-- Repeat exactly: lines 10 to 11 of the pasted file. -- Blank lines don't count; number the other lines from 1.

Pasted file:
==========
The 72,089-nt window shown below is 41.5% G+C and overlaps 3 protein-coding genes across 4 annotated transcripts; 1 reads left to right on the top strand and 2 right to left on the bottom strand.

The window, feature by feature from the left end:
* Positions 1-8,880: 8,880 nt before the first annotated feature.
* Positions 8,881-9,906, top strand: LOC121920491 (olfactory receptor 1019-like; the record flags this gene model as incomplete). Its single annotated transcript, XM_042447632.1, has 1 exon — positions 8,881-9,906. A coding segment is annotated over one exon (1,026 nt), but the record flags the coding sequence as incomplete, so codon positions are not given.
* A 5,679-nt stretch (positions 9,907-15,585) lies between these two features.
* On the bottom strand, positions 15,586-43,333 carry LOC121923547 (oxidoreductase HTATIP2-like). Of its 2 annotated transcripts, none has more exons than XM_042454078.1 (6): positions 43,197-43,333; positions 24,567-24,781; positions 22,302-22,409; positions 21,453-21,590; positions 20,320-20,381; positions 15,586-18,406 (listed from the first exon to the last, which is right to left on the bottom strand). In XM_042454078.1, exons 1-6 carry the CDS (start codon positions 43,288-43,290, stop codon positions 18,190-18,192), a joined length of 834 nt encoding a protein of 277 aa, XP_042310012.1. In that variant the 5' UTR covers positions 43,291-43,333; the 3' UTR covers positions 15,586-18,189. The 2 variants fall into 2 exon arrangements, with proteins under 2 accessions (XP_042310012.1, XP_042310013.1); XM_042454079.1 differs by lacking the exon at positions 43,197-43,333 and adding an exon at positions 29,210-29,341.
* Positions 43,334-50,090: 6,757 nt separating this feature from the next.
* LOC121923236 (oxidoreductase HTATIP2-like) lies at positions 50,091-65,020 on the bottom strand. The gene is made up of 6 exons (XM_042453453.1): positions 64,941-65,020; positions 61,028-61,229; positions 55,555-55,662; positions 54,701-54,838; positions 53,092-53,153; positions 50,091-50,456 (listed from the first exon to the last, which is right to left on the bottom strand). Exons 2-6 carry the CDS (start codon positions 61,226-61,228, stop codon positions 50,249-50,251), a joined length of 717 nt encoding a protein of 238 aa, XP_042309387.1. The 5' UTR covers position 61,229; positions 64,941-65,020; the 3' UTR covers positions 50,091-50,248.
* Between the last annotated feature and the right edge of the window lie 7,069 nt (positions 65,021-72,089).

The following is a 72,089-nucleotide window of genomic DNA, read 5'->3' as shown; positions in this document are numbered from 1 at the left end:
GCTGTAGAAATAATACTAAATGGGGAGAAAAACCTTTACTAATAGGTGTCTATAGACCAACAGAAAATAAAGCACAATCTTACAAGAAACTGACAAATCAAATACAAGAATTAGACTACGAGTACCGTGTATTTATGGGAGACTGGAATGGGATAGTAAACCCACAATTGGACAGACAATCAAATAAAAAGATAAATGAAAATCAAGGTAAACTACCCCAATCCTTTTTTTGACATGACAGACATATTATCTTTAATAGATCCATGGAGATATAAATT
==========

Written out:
The following is a 72,089-nucleotide window of genomic DNA, read 5'->3' as shown; positions in this document are numbered from 1 at the left end:
GCTGTAGAAATAATACTAAATGGGGAGAAAAACCTTTACTAATAGGTGTCTATAGACCAACAGAAAATAAAGCACAATCTTACAAGAAACTGACAAATCAAATACAAGAATTAGACTACGAGTACCGTGTATTTATGGGAGACTGGAATGGGATAGTAAACCCACAATTGGACAGACAATCAAATAAAAAGATAAATGAAAATCAAGGTAAACTACCCCAATCCTTTTTTTGACATGACAGACATATTATCTTTAATAGATCCATGGAGATATAAATT